Health expectancy in Greenland

Scand J Public Health. 2001 Mar;29(1):5-12. doi: 10.1177/14034948010290010501.


Background: Mortality and disease patterns in Greenland have greatly changed since the 1950s. Infectious diseases have decreased markedly; chronic diseases, suicides and violent deaths have increased.

Methods: Life tables for the period 1991-95 were used and health status was derived from the 1993/94 Greenland Health Interview Survey. Health expectancy for the Inuit population of Greenland was calculated by an index suggested by Sullivan.

Results: Greenland Inuit women live longer than men, but the expected lifetime in self-rated good health was shorter for women than for men. Chronic disease rates are high in Greenland, and consequently many healthy life years are lost, especially because of musculoskeletal diseases. Health expectancy decreases with age, but for this Inuit population the proportion of healthy life years increases after the age of 60, especially among men.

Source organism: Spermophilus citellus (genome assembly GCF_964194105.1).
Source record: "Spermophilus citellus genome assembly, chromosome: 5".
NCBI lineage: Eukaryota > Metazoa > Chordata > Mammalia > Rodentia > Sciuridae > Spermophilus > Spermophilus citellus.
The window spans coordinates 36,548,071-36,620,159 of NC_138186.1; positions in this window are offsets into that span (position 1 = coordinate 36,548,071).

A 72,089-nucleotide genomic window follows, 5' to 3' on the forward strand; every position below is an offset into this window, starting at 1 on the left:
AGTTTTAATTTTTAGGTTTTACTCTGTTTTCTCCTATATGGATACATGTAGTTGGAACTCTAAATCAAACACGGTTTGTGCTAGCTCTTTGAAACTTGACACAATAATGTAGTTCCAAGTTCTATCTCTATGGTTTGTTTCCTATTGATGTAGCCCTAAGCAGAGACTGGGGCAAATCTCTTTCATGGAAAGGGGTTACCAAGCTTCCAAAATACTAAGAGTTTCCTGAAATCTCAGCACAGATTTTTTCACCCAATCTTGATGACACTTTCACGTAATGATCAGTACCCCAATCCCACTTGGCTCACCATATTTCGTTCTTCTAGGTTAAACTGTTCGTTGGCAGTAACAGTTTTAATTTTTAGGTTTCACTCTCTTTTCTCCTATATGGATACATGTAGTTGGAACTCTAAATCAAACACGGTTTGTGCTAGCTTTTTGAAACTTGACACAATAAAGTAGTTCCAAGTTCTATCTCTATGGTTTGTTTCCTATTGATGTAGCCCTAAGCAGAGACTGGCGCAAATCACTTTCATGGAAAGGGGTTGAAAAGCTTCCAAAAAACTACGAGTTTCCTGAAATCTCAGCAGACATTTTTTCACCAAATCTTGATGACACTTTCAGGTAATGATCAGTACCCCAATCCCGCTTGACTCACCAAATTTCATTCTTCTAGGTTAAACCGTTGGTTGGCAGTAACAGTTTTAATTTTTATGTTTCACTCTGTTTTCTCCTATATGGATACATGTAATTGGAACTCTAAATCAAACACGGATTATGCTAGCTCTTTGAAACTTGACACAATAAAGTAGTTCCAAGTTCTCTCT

Conclusion: The many healthy life years lost in Greenland according to self-rated poor health and chronic diseases should be a cause for concern in public health planning in Greenland. Special attention should also be paid to future investigations of regional patterns of health in Greenland, since there is great population heterogeneity according to geography and urbanization.

MeSH terms

  • Adult
  • Aged
  • Chronic Disease / epidemiology
  • Female
  • Greenland / epidemiology
  • Health Status*
  • Health Surveys
  • Humans
  • Inuit / statistics & numerical data*
  • Life Expectancy / trends*
  • Life Tables
  • Male
  • Middle Aged
  • Population Surveillance
  • Prevalence